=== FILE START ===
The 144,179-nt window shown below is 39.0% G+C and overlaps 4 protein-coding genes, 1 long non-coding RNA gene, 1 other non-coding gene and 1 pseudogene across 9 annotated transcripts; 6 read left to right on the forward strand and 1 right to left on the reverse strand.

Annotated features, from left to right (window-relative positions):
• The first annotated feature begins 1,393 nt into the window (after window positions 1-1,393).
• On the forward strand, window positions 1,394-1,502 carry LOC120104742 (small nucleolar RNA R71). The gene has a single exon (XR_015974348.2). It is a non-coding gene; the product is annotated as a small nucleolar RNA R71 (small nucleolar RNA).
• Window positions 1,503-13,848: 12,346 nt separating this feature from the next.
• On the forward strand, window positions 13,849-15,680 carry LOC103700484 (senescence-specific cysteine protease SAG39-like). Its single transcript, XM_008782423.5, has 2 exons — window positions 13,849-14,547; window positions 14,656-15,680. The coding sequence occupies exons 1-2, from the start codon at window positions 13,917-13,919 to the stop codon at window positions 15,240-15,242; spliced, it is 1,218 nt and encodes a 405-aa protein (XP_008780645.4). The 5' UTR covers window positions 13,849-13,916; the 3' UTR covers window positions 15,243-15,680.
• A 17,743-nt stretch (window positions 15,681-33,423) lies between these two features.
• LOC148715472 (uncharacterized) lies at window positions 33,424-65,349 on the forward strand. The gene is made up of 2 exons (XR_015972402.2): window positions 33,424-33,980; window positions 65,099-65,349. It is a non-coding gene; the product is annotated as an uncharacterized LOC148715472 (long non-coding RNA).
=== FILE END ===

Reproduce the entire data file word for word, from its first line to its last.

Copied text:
The 144,179-nt window shown below is 39.0% G+C and overlaps 4 protein-coding genes, 1 long non-coding RNA gene, 1 other non-coding gene and 1 pseudogene across 9 annotated transcripts; 6 read left to right on the forward strand and 1 right to left on the reverse strand.

Annotated features, from left to right (window-relative positions):
• The first annotated feature begins 1,393 nt into the window (after window positions 1-1,393).
• On the forward strand, window positions 1,394-1,502 carry LOC120104742 (small nucleolar RNA R71). The gene has a single exon (XR_015974348.2). It is a non-coding gene; the product is annotated as a small nucleolar RNA R71 (small nucleolar RNA).
• Window positions 1,503-13,848: 12,346 nt separating this feature from the next.
• On the forward strand, window positions 13,849-15,680 carry LOC103700484 (senescence-specific cysteine protease SAG39-like). Its single transcript, XM_008782423.5, has 2 exons — window positions 13,849-14,547; window positions 14,656-15,680. The coding sequence occupies exons 1-2, from the start codon at window positions 13,917-13,919 to the stop codon at window positions 15,240-15,242; spliced, it is 1,218 nt and encodes a 405-aa protein (XP_008780645.4). The 5' UTR covers window positions 13,849-13,916; the 3' UTR covers window positions 15,243-15,680.
• A 17,743-nt stretch (window positions 15,681-33,423) lies between these two features.
• LOC148715472 (uncharacterized) lies at window positions 33,424-65,349 on the forward strand. The gene is made up of 2 exons (XR_015972402.2): window positions 33,424-33,980; window positions 65,099-65,349. It is a non-coding gene; the product is annotated as an uncharacterized LOC148715472 (long non-coding RNA).